Location: Healthy Processed Foods ResearchTitle: Volatile constituents of commercial imported and domestic black-ripe table olives (Olea europaea) Author
|Sansone-land, Angelina - University Of California|
|Shoemaker, Charles - University Of California|
Submitted to: Journal of Food Chemistry
Publication Type: Peer Reviewed Journal
Publication Acceptance Date: 10/21/2013
Publication Date: 10/31/2013
Publication URL: http://dx.doi.org/10.1016/j.foodchem.2013.10.090
Citation: Sansone-Land, A., Takeoka, G.R., Shoemaker, C. 2013. Volatile constituents of commercial imported and domestic black-ripe table olives (Olea europaea). Journal of Food Chemistry. 149:285-295. DOI: 10.1016/j.foodchem.2013.10.090.
Interpretive Summary: Although the production and consumption of table olives are increasing worldwide, there has been a decrease in table olive production and consumption in the United States. The U.S. still purchased imported table olives valued at $400 million in 2012 to meet consumer demands. However, due to lack of standard quality regulations, some imported olives have numerous sensory defects such as rancidity, metallic, gassy and soapy/medicinal flavors which are not found in domestic olives. We identified and quantified aroma constituents of various samples of domestic and imported (Spain, Egypt and Morocco) black-ripe olives. Domestic olives contained a fairly homogenous composition of volatiles while the imported olives had a much more diverse and complex mixture of volatiles. In addition to the same volatiles present in domestic samples, imported samples had volatiles typically associated with fermentation. We believe that the fermentation products produced off-flavors such as alcohol, artificial fruity, gassy, vinegary and rancid in some of the imported samples. At present, USDA has limited tools for enforcing black-ripe olive quality standards in the U.S. which limits the ability of the agency to prevent poor-quality products from being sold in the U.S. With this knowledge we will be able to develop standards for a testing protocol to be used by USDA to evaluate black-ripe olive quality.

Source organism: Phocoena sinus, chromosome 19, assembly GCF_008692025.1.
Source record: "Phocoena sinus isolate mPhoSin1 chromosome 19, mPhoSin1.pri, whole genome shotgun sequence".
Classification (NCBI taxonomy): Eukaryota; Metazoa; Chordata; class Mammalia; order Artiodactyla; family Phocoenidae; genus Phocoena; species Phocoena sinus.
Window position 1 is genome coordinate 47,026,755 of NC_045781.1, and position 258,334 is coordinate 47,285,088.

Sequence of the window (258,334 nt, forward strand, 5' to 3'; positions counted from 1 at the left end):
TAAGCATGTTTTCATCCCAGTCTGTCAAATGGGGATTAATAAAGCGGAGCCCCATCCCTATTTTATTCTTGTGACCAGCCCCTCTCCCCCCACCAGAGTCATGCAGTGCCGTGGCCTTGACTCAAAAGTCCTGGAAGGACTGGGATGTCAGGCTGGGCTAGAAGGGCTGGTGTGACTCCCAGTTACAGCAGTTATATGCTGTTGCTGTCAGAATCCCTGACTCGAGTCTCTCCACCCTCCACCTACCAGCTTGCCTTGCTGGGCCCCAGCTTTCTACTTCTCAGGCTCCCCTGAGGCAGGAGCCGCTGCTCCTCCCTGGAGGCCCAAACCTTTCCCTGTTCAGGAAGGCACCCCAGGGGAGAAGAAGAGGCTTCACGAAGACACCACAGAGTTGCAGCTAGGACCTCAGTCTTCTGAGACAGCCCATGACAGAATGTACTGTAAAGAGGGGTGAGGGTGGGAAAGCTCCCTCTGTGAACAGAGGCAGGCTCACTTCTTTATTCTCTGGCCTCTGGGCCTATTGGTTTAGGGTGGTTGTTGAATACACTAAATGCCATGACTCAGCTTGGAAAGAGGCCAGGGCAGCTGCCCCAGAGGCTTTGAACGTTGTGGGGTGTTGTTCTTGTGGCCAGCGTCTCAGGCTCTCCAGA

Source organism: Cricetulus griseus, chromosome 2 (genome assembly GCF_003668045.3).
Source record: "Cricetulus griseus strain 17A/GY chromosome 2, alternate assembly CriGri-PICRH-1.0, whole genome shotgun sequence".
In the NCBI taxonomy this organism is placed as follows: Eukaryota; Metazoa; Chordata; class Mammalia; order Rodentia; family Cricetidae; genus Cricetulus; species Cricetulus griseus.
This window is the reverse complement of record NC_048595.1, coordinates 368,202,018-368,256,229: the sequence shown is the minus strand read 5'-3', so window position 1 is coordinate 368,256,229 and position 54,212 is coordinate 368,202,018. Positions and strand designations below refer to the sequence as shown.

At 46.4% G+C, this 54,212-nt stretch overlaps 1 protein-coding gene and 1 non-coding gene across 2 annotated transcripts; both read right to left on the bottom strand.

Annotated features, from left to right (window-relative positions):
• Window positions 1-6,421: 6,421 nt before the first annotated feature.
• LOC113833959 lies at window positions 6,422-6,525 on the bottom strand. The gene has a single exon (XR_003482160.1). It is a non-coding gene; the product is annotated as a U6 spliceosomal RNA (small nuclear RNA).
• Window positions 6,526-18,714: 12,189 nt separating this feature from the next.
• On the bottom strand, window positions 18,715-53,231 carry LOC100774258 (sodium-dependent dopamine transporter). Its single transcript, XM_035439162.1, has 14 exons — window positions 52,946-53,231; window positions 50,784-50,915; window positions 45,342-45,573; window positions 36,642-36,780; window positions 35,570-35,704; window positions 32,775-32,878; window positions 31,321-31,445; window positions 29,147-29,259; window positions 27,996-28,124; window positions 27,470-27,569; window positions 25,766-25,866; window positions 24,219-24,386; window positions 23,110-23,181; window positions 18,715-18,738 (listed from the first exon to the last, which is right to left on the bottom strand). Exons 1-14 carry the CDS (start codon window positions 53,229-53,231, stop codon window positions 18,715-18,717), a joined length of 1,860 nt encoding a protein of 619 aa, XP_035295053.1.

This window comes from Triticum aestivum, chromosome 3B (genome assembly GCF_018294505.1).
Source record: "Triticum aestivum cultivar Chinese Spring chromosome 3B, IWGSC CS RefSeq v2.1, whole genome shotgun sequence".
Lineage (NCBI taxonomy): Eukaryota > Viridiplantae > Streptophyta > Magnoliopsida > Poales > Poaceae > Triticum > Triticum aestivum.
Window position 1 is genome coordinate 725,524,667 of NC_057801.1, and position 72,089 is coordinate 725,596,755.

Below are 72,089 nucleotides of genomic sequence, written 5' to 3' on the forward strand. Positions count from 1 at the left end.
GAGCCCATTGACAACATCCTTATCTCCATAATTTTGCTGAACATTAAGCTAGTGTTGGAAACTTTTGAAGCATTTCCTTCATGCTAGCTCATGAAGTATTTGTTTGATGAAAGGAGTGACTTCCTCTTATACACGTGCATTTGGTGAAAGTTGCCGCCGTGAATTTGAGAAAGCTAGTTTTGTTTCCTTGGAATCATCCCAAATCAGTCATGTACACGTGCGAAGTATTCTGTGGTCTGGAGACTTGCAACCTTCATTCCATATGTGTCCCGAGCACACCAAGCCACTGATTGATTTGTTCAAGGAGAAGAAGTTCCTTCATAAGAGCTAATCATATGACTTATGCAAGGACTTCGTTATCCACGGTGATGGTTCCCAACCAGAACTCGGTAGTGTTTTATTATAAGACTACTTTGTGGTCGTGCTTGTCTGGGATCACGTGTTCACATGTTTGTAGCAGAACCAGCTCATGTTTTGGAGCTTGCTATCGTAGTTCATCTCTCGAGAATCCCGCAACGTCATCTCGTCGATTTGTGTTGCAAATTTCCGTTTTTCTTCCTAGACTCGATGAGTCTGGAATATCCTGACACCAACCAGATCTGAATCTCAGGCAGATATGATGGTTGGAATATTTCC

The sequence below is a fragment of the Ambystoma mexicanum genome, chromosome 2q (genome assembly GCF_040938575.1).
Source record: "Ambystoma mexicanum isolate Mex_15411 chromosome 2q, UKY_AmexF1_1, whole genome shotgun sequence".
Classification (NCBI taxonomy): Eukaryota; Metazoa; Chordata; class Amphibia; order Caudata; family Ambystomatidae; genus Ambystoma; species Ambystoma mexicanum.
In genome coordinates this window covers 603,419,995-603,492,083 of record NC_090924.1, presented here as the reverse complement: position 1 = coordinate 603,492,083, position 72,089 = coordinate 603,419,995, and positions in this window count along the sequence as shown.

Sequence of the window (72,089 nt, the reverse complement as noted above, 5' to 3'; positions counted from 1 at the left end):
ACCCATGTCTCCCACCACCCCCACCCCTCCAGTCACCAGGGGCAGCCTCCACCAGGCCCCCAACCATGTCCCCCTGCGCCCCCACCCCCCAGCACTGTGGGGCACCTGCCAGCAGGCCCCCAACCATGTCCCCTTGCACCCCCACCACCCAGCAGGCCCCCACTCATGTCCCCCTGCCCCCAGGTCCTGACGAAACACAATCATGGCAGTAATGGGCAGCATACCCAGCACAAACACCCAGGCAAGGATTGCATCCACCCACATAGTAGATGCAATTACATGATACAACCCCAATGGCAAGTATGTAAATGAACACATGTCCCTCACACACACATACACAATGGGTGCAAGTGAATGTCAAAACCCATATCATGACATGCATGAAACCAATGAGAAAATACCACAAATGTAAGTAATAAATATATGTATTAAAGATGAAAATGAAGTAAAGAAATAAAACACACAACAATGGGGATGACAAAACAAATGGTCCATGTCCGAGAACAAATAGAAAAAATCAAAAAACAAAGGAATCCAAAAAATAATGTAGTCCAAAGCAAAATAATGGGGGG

Technical Abstract: Volatile constituents of commercial black-ripe table olives (Olea europaea) from the United States, Spain, Egypt and Morocco were analyzed by gas chromatography and gas chromatography-mass spectrometry (GC-MS). Dynamic headspace sampling was used to isolate a variety of aldehydes, alcohols, esters, ketones, phenols, terpenes, norisoprenoids, and pyridines. Odor unit values, calculated from concentration and odor threshold data, indicate that the following compounds are major contributors to black-ripe table olive aroma: '-damascenone, nonanal, (E)-2-decenal, 3-methylbutanal, ethyl benzoate, octanal, 2-methoxyphenol, 2-methylbutanal, and 2-methoxy-4-methylphenol. Imported olives contained a variety of fermentation-derived volatiles that were not detected in domestic olives. Constituents such as ethyl 2-methylbutanoate, ethyl 3-methylbutanoate, 3-methylbutyl acetate, 1-octen-3-one, ethyl hexanoate, (Z)-3-hexenyl acetate, hexyl acetate, ethyl cyclohexanecarboxylate, benzyl acetate, and 4-ethylphenol contributed to the odor of imported olives but were not detected in domestic olives.